Well Hopper

Exploring the ancient holy wells and healing wells of North Wales

St Oswald’s Well, Whitford

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St Oswald’s Well (Ffynnon Oswallt) at Whitford, Flintshire is now hidden behind a brick construction. The well is in the side of a bank adjacent to Mertyn Cottage.

We first visited the well early in 2011 and found it in a small clump of trees, so the area was particularly dark and difficult to explore. The area outside the well was damp,  boggy and overgrown. However, on returning in December 2011 it appeared that the trees had been removed, and much of the boggy area filled in with earth. Whether the well is undergoing some form of landscaping remains to be seen.

Inside the brickwork there appears to be a tank with a stone wall behind, bricked at a higher level.  The photograph shows water inside the chamber, although we did not determine the depth.

A channel edged with stone emerges from the well, which is wet and boggy.

It is not clear why there is an association with St Oswald at this location. Oswald was a king of Northumbria who lived from around AD605 to AD642. His reputation as a saint relates to his role in the re-introduction of Christianity to Northumbria. He was active in expanding and uniting the small kingdoms across northern England and southern Scotland through both warfare and political unions, however forces further south opposed him. King Penda of Mercia led a unified Mercian and Welsh assault against him, which resulted in Oswald’s death at the Battle of Maserfield  on 5th August 642. The site is believed to be close to Oswestry, named after Oswald.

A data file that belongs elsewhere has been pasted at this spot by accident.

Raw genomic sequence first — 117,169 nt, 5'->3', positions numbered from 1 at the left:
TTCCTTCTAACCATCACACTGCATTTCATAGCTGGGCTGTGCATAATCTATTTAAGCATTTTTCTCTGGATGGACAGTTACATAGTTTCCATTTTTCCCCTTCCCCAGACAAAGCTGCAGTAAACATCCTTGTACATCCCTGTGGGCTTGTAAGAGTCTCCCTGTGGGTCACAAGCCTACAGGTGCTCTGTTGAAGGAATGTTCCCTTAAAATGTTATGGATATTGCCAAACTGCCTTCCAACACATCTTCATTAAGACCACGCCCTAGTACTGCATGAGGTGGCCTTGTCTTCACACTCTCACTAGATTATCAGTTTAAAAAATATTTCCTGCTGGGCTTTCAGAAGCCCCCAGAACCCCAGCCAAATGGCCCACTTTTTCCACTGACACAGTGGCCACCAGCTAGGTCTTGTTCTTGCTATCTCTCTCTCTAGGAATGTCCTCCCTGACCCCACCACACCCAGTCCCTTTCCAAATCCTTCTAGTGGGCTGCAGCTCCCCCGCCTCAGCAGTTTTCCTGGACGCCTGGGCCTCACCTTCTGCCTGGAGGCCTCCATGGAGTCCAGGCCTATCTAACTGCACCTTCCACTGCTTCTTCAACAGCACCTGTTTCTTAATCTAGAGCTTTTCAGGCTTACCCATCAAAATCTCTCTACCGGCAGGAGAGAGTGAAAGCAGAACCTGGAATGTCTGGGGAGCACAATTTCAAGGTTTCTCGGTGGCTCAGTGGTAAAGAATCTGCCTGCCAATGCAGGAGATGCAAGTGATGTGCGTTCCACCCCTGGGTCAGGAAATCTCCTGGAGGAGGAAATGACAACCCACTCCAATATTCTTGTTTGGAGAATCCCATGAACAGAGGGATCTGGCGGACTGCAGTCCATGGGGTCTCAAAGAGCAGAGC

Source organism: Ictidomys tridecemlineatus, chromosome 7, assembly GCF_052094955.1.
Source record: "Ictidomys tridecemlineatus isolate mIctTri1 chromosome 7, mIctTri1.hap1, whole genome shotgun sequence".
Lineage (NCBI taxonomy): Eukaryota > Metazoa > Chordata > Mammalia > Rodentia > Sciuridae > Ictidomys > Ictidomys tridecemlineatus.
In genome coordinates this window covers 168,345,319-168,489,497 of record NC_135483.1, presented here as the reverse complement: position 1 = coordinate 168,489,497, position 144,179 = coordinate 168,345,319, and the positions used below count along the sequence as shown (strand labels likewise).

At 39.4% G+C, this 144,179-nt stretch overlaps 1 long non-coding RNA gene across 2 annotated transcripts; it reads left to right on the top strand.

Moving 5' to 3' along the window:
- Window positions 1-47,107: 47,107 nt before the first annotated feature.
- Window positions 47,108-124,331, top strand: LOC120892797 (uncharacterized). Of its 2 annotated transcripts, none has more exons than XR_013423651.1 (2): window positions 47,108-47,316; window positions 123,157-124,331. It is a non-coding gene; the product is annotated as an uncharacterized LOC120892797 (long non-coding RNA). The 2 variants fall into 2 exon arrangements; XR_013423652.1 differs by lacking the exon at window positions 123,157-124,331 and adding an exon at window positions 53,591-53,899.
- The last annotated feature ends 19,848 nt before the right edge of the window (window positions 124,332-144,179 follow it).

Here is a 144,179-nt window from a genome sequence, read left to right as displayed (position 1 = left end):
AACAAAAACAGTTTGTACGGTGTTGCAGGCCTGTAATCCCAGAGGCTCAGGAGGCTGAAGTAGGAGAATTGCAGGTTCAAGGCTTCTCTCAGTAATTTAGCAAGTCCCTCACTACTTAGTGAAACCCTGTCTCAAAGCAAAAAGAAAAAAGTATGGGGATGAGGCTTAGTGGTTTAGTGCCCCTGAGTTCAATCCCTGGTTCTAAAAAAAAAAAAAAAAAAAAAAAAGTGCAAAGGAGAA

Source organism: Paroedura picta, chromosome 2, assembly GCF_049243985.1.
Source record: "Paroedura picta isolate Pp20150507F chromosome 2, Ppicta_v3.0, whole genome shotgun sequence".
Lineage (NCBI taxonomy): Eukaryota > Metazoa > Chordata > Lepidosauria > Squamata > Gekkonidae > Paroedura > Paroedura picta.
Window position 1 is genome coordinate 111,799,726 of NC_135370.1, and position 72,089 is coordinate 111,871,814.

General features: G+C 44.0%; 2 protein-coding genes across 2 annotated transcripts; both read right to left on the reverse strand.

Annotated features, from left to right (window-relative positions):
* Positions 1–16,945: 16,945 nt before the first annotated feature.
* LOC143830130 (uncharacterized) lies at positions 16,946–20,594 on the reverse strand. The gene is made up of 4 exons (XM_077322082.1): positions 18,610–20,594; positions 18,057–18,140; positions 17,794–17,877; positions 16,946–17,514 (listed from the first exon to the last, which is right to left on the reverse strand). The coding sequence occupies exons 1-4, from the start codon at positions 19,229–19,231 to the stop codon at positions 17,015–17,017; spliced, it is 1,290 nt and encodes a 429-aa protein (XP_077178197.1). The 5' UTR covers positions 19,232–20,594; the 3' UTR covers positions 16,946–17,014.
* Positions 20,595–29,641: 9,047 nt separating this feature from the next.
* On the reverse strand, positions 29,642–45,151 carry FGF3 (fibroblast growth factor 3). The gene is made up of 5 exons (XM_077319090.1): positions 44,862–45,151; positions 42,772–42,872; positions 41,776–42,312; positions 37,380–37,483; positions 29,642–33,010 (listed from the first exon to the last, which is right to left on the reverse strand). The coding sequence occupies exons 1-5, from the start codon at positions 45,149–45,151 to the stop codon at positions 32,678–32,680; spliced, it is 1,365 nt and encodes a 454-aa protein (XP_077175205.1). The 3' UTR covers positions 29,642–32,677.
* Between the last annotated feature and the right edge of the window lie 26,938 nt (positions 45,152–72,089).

The church at nearby Whitford is dedicated to Saints Beuno and Mary.

There are other wells bearing his name at Oswestry, Winwick (Cheshire), Kirkoswald (Cumbria), Great Ayton (N Yorks) and Durham.

To find the well from Carmel turn right into Mertyn Lane then right again into Isglyn Road. The well is just off the road on a public footpath immediately after Mertyn Cottage.

The following picture is from earlier in 2011, showing the well much more overgrown than it appears today.

While visting St Oswald’s Well we also walked into the field beyond the well. In this field, enclosed by a hedge was an interesting stone lined bath. It seemed to be lined on three sides with 3 to 4 course of stone, about two feet deep, Trees and shrubs were growing from the base, so it was difficult to assess the structure, which was probably around 6 feet wide and 10 feet long. It doesn’t appear to be listed in any description of the area so itmay have had some farm use in the past.

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